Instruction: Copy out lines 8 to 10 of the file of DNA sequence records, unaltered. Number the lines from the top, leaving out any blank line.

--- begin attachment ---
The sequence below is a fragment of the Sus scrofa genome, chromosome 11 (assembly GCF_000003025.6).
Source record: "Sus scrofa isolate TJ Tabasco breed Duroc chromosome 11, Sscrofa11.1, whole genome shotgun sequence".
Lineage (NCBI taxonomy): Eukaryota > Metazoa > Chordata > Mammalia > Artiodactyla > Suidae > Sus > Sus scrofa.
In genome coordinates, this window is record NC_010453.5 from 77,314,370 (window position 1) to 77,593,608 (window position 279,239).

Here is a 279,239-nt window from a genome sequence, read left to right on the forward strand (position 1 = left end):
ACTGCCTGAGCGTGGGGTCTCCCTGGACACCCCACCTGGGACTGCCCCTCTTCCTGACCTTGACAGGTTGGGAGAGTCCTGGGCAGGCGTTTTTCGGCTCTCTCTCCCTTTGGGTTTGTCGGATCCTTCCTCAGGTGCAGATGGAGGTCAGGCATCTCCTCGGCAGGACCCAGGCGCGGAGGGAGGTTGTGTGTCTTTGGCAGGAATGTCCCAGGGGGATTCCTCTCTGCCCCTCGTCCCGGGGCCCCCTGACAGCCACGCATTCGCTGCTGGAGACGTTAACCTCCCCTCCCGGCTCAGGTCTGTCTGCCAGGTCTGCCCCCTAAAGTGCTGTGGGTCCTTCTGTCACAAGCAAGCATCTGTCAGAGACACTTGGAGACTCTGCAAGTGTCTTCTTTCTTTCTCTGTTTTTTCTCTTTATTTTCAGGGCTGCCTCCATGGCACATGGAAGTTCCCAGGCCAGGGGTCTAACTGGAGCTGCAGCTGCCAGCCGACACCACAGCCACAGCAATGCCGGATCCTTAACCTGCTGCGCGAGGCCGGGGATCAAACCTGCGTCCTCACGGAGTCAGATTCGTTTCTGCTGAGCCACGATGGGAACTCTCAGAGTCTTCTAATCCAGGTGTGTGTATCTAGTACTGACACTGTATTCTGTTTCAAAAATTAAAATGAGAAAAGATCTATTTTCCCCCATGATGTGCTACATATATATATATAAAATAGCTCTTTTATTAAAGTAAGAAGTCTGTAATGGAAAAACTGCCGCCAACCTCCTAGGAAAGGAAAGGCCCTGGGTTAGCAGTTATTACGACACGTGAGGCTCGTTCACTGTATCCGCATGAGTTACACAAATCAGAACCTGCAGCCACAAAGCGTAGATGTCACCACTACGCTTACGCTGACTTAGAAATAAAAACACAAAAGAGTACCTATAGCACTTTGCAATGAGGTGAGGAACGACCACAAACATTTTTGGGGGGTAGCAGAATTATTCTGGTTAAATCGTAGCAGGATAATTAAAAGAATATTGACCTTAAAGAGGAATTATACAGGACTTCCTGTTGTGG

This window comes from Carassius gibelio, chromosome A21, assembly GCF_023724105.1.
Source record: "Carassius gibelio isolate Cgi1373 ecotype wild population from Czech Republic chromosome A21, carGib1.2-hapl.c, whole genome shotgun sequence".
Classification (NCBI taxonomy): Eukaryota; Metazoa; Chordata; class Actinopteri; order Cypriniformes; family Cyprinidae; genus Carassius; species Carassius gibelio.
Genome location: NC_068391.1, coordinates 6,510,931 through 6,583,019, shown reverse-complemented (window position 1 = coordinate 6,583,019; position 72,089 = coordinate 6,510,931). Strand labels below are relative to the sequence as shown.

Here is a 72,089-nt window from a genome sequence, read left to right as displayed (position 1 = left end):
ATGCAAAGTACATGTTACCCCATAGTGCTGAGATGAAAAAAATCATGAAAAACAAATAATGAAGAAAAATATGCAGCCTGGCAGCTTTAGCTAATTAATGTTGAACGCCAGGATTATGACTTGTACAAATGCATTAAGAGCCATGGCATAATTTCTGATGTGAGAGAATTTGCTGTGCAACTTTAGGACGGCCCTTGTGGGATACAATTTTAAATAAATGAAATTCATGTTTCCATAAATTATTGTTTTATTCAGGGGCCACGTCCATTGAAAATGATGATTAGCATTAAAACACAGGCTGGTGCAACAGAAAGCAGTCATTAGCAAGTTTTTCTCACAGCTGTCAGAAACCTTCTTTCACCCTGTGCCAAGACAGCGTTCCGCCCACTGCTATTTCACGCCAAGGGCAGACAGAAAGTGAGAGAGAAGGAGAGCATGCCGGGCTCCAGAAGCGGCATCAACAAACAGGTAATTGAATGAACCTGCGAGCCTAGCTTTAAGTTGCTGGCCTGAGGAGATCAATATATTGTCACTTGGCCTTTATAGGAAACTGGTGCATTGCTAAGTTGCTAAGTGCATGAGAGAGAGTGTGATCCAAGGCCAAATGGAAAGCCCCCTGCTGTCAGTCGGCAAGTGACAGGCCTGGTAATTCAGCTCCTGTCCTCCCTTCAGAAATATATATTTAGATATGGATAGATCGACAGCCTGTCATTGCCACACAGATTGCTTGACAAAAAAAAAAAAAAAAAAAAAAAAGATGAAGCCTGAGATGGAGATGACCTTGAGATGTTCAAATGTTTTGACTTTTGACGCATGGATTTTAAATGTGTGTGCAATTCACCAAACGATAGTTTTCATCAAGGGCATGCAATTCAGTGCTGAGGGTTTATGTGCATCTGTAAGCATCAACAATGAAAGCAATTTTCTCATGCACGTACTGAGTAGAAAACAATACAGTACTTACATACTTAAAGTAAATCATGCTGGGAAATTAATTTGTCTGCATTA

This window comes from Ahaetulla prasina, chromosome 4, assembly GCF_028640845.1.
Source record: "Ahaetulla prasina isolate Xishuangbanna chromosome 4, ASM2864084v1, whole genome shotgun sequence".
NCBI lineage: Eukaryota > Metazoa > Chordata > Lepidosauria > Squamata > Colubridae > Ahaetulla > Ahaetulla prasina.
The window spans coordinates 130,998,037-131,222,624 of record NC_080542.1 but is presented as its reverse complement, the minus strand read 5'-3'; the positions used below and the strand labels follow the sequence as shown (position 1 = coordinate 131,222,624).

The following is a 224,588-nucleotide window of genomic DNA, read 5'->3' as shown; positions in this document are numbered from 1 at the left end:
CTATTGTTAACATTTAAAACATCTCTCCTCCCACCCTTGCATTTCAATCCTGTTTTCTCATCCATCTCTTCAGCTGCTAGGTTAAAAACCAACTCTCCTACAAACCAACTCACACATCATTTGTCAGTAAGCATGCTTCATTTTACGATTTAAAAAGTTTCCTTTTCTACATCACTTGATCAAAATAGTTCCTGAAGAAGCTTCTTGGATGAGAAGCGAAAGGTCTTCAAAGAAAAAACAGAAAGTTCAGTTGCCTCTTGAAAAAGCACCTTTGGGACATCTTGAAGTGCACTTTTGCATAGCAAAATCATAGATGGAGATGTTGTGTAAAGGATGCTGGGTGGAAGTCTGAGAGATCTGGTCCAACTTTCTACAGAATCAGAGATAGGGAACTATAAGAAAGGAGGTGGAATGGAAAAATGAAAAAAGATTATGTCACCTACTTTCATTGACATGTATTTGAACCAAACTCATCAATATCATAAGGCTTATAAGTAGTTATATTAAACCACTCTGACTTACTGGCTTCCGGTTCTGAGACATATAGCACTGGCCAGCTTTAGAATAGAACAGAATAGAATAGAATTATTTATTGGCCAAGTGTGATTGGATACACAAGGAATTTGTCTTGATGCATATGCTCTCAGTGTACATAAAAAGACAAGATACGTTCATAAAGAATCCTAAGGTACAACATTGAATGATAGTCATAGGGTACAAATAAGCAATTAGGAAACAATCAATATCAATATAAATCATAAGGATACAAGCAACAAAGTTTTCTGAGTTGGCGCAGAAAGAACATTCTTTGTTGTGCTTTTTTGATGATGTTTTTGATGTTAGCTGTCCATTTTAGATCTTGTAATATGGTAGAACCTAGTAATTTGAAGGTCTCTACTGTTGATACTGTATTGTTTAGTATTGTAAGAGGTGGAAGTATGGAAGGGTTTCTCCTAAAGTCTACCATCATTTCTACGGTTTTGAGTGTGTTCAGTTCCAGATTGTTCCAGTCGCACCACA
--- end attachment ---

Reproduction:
Source record: "Carassius gibelio isolate Cgi1373 ecotype wild population from Czech Republic chromosome A21, carGib1.2-hapl.c, whole genome shotgun sequence".
Classification (NCBI taxonomy): Eukaryota; Metazoa; Chordata; class Actinopteri; order Cypriniformes; family Cyprinidae; genus Carassius; species Carassius gibelio.
Genome location: NC_068391.1, coordinates 6,510,931 through 6,583,019, shown reverse-complemented (window position 1 = coordinate 6,583,019; position 72,089 = coordinate 6,510,931). Strand labels below are relative to the sequence as shown.